Animatedly Speaking
Animatedly Speaking
 19 September 2017

Today, animation isn’t just about cartoons. India witnessed its first-ever animation movie in colour, The Banyan Deer, in 1957, and the rest as they say, is history. BrandWagon‘s Meghna Sharma profiles some of the Indian production houses that are working relentlessly to keep the industry alive

P Jayakumar
CEO, Toonz Media Group

The Work: Gaju Bhai (Disney India), Gatu Batu and Pakdam Pakdai (Nickelodeon), Sab Jholmaal Hai (Sony YAY!), Jamillah & Aladdin (CbeeBees), Gummy Bear series (YouTube), Sherazade (Kika Germany), Darwin & Newts (New Zealand on Air)

The Entry

I entered the industry in early 1999 as one of the founding members of Toonz Animation India. Those were the times when animation was an alien concept in the country. We had to create talent, awareness and an industry from nothing. In essence, I would say that Toonz and I grew together.

Claim to Fame

We were the first to create a 2D animated series and feature film in India, first stereoscopic feature film in the country, one of the first studios to have a YouTube funded series and a strong presence in Asia, Europe and the US.

Challenges

While the West celebrates over 75 years of its history, the animation industry in its commercial form is less than 20 years old in India. Budgets are very low which cripple the quality of animation. This makes it difficult for content produced in India to travel overseas since the latter consumes very high quality content. While India has the oldest and the strongest storytelling culture, it is quite difficult to find great talent when it comes to writing for animation. We need high quality training programmes for animation script writing. As viewers, our mindset should also change. We still believe that animation is just for kids. This limits confident angels from investing in the industry on mega projects.

Looking Ahead

The tech-savvy Indian is overwhelmingly consuming digital content. This gives a lot of hope to animation studios which can now create and air their own content. India now has new and strong digital broadcasters who are commissioning and creating newer and edgier content.

This creates a strong competitive market which in turn urges traditional broadcasters to open up for newer content. This chain reaction is quite a positive change that I see in the Indian scenario. Young parents are getting acclimatised to consuming digital content for themselves and for their kids.

Learning from the West

The West doesn’t try to create shows for the world; they try to create great stories which naturally become universal. While in India I see an increasing surge to create the so-called ‘global content’, I feel that we should create great stories and the globe will enjoy it. The best thing about the western population is their attitude towards the medium of animation. While they enjoy animation irrespective of their age, we dismiss animation as something created for kids. This attitude needs to change.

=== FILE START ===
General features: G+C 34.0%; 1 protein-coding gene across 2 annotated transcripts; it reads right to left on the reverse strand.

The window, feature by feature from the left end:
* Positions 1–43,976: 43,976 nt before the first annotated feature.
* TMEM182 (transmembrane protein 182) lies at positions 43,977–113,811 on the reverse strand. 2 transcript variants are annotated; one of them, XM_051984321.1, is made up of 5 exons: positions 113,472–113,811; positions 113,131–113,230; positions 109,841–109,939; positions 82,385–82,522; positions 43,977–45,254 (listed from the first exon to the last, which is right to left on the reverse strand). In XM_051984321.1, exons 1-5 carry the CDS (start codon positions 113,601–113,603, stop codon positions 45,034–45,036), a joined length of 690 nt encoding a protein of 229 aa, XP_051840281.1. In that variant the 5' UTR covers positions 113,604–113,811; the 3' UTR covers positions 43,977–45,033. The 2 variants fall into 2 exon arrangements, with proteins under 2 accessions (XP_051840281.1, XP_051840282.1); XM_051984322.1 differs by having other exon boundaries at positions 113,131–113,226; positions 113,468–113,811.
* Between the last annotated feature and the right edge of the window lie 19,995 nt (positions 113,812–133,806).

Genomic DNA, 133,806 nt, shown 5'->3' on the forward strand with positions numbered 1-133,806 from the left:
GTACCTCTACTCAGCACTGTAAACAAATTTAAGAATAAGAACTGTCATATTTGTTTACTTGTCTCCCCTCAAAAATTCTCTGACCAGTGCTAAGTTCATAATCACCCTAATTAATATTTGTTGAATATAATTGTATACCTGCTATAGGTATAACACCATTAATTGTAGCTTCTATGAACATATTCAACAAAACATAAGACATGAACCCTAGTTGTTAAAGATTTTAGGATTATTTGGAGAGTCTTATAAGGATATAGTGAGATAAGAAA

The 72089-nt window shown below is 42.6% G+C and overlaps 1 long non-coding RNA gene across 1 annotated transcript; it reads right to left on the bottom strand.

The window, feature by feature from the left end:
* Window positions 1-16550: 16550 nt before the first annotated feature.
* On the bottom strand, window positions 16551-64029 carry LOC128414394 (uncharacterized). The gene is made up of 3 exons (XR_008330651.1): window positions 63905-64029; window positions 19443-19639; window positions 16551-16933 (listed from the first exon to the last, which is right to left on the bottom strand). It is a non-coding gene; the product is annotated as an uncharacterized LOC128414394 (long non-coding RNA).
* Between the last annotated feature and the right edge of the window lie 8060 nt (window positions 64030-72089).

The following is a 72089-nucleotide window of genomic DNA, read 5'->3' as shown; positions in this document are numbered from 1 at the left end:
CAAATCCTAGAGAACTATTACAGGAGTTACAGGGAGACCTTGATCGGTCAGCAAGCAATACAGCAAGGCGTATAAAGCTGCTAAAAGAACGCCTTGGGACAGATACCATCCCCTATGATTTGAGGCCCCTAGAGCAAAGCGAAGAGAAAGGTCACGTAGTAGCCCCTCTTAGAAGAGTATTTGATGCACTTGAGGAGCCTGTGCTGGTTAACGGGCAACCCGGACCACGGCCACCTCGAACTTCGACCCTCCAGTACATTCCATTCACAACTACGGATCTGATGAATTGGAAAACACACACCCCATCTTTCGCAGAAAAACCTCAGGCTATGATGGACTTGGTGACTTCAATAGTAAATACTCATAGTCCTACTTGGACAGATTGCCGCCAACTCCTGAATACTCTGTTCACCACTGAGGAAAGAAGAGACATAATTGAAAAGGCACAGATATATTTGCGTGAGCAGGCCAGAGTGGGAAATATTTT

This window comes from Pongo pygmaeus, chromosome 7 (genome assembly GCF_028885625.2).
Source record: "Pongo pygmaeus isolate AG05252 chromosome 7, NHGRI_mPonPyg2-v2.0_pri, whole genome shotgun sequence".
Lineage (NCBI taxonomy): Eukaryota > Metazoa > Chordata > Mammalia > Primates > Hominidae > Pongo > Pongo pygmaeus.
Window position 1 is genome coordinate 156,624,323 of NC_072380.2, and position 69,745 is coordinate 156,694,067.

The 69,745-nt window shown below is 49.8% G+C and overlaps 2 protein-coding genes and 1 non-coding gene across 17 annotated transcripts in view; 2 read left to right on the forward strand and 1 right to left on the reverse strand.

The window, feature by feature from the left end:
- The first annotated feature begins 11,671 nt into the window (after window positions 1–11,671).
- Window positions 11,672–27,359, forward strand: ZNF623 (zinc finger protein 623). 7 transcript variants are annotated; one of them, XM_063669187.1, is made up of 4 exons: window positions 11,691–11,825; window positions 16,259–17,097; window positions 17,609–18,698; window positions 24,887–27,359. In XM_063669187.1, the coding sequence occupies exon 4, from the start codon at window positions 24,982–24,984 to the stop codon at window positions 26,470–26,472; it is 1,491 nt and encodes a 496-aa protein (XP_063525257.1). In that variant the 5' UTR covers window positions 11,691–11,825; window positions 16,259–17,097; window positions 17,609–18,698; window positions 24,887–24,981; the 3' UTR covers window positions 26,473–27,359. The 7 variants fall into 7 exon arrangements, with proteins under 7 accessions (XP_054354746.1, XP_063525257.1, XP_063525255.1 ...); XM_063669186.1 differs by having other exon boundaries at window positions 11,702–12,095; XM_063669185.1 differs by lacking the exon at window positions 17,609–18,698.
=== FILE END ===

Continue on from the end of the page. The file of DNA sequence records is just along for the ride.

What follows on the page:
Idols

I believe that I have something to learn from everyone around me. In that way, passion is my idol.

Anish Patel
Founder & CEO, HopMotion Animation
The Work: Chhoti Anandi (Rishtey), Kuku Mey Mey (Amazon Prime US)

The Entry

After writing for live action television and films, I got an opportunity to write for animation. As writers, animation lets us explore themes and styles that could never be possible in live action. HopMotion began in 2013 with a small team of five animators.

Claim to Fame

We produced our first show Chhoti Anandi for Colors which was based on the popular character Anandi from the hit TV show Balika Vadhu back in 2015. It was the first time an already existing live action character from Indian television was spun off into an animated character.

Challenges

I think at this juncture, one of the major challenges with the Indian animation industry is finding the right talent that is trained the right way in animation. We need more universities and academies that give well-rounded training in animation and the visual arts, not just training centres that teach animation software. As a large country, we have the numbers, but not the right training required to excel in animation.

Looking Ahead

I truly believe we are just getting started. For the size of the Indian market, currently we are producing very little original homegrown content. With digital broadcasters gaining ground over traditional television, there is a boom in the demand for engaging video content. I believe Indian animation will continue to grow and we will see more homegrown content not just for kids, but for teens and adults as well.

Learnings from the West